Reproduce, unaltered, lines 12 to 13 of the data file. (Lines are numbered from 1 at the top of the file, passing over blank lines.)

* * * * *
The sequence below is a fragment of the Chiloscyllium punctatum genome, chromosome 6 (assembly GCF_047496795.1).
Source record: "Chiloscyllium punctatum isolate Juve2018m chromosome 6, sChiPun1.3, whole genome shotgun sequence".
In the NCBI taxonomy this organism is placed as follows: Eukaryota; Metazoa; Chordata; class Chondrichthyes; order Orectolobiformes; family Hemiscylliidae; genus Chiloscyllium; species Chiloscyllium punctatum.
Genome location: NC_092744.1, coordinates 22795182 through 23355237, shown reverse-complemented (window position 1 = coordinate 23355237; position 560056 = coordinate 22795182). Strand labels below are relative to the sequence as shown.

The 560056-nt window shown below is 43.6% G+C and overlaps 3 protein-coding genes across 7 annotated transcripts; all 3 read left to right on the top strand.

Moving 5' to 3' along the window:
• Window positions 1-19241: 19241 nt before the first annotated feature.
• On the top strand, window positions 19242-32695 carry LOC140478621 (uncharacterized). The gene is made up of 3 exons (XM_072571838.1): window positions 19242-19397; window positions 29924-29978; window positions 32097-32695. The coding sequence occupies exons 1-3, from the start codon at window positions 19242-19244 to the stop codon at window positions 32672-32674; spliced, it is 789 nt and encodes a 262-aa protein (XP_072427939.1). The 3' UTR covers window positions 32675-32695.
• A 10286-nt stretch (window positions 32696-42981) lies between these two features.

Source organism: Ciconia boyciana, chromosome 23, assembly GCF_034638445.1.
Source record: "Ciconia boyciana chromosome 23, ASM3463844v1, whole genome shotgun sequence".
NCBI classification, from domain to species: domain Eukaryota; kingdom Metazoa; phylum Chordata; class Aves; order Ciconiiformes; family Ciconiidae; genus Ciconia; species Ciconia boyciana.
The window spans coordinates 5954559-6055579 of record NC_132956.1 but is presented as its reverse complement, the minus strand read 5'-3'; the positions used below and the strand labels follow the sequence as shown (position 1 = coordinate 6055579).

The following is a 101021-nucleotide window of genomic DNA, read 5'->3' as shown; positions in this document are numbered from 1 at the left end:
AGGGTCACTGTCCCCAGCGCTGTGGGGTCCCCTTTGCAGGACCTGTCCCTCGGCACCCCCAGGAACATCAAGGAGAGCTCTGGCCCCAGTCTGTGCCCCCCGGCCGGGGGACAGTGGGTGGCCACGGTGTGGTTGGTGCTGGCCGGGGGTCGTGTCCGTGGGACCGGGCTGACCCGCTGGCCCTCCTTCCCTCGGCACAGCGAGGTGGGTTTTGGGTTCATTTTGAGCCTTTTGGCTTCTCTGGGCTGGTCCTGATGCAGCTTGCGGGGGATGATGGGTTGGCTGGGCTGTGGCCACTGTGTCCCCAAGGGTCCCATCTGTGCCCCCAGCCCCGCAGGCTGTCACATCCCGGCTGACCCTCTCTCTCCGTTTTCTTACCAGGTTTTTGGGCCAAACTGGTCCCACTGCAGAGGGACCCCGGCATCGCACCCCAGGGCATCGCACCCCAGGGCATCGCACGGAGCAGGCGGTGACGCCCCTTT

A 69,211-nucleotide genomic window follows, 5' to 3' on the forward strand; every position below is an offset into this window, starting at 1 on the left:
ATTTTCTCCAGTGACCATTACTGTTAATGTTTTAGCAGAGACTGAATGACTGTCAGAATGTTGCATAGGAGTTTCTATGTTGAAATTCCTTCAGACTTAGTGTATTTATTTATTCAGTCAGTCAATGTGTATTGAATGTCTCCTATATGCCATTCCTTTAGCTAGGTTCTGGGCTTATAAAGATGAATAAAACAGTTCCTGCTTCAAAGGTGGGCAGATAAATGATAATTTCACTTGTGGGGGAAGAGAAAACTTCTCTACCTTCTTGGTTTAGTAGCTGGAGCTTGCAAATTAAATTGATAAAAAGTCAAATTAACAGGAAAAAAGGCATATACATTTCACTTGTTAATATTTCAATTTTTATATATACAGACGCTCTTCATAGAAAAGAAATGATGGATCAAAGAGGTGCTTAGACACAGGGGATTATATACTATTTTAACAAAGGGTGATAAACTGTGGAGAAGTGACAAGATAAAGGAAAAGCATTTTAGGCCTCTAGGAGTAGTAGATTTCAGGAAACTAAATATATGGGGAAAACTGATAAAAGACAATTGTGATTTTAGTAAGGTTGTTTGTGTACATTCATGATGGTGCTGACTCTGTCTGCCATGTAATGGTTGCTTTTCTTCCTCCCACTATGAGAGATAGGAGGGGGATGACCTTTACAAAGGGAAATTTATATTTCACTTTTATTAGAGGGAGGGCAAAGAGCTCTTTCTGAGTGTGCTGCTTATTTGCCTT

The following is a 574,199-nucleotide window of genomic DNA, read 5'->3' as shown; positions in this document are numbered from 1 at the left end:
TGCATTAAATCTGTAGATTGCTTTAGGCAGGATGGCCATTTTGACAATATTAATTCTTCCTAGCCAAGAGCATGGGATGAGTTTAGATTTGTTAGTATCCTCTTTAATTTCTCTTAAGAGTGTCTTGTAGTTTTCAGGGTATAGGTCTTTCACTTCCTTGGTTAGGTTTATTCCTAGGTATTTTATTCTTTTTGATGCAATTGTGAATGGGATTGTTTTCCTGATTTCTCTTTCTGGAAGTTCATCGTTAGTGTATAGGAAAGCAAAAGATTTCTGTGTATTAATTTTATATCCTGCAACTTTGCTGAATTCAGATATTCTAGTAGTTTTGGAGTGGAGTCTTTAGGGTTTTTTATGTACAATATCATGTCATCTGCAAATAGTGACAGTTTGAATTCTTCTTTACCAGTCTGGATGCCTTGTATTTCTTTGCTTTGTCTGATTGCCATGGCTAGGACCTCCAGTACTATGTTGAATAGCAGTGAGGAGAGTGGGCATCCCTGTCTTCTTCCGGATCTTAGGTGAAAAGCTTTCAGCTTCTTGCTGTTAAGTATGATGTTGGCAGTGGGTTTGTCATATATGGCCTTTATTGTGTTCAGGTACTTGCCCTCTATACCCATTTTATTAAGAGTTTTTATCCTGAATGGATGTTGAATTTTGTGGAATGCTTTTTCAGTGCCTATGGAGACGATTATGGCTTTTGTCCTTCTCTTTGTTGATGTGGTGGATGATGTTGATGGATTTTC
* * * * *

NCBI classification, from domain to species: domain Eukaryota; kingdom Metazoa; phylum Chordata; class Aves; order Ciconiiformes; family Ciconiidae; genus Ciconia; species Ciconia boyciana.
The window spans coordinates 5954559-6055579 of record NC_132956.1 but is presented as its reverse complement, the minus strand read 5'-3'; the positions used below and the strand labels follow the sequence as shown (position 1 = coordinate 6055579).